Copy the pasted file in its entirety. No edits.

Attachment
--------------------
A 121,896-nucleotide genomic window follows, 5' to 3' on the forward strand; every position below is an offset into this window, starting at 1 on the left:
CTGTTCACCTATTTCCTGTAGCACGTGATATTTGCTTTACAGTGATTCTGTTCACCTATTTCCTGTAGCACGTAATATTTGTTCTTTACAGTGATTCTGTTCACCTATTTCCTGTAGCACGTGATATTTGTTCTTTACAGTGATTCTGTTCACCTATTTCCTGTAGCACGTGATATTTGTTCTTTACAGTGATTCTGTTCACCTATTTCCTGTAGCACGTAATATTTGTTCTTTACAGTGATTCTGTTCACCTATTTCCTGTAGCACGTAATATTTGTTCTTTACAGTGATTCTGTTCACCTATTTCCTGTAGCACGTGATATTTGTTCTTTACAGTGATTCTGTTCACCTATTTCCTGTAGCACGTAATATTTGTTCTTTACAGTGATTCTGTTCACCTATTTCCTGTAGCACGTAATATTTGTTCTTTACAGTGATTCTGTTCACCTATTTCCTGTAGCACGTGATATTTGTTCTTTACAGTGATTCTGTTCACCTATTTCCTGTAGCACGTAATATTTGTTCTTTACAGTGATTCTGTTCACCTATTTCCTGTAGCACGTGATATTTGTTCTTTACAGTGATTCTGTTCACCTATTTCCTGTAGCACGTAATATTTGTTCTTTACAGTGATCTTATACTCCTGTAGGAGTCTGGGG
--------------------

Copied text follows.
A 121,896-nucleotide genomic window follows, 5' to 3' on the forward strand; every position below is an offset into this window, starting at 1 on the left:
CTGTTCACCTATTTCCTGTAGCACGTGATATTTGCTTTACAGTGATTCTGTTCACCTATTTCCTGTAGCACGTAATATTTGTTCTTTACAGTGATTCTGTTCACCTATTTCCTGTAGCACGTGATATTTGTTCTTTACAGTGATTCTGTTCACCTATTTCCTGTAGCACGTGATATTTGTTCTTTACAGTGATTCTGTTCACCTATTTCCTGTAGCACGTAATATTTGTTCTTTACAGTGATTCTGTTCACCTATTTCCTGTAGCACGTAATATTTGTTCTTTACAGTGATTCTGTTCACCTATTTCCTGTAGCACGTGATATTTGTTCTTTACAGTGATTCTGTTCACCTATTTCCTGTAGCACGTAATATTTGTTCTTTACAGTGATTCTGTTCACCTATTTCCTGTAGCACGTAATATTTGTTCTTTACAGTGATTCTGTTCACCTATTTCCTGTAGCACGTGATATTTGTTCTTTACAGTGATTCTGTTCACCTATTTCCTGTAGCACGTAATATTTGTTCTTTACAGTGATTCTGTTCACCTATTTCCTGTAGCACGTGATATTTGTTCTTTACAGTGATTCTGTTCACCTATTTCCTGTAGCACGTAATATTTGTTCTTTACAGTGATCTTATACTCCTGTAGGAGTCTGGGG